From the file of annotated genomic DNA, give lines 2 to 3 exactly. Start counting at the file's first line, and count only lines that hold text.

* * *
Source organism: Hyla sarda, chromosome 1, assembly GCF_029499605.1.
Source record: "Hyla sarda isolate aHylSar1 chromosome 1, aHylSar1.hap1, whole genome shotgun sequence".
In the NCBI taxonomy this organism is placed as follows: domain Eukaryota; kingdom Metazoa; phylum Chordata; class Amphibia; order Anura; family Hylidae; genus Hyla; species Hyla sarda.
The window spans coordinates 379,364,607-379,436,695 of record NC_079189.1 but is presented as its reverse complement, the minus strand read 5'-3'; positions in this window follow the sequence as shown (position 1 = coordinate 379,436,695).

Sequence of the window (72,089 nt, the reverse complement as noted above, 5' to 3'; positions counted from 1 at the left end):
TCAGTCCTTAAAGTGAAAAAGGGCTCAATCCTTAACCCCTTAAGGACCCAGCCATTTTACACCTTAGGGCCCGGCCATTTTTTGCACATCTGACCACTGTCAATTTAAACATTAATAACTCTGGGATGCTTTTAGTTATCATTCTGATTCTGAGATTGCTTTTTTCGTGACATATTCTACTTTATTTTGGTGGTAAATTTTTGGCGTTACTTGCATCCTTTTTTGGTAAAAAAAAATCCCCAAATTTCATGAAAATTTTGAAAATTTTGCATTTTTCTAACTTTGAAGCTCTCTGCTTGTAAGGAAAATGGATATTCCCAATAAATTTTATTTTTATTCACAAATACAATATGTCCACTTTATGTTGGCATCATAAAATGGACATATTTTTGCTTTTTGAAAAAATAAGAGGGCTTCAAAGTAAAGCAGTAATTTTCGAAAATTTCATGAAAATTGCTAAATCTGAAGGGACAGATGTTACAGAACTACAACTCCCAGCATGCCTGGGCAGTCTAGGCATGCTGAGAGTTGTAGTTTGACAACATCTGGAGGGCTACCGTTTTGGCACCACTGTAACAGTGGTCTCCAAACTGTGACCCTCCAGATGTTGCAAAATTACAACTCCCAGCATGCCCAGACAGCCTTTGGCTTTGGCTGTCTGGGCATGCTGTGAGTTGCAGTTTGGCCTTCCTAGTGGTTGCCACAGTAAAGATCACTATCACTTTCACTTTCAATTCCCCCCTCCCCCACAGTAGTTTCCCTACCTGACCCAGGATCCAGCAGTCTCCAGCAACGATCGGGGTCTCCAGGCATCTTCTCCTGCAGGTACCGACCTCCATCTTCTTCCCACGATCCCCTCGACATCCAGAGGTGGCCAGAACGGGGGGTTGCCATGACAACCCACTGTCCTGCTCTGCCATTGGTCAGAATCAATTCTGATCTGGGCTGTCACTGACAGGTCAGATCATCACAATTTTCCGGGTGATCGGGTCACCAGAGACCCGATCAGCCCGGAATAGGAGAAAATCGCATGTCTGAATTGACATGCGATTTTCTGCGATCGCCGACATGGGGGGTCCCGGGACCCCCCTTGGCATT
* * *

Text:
Source record: "Hyla sarda isolate aHylSar1 chromosome 1, aHylSar1.hap1, whole genome shotgun sequence".
In the NCBI taxonomy this organism is placed as follows: domain Eukaryota; kingdom Metazoa; phylum Chordata; class Amphibia; order Anura; family Hylidae; genus Hyla; species Hyla sarda.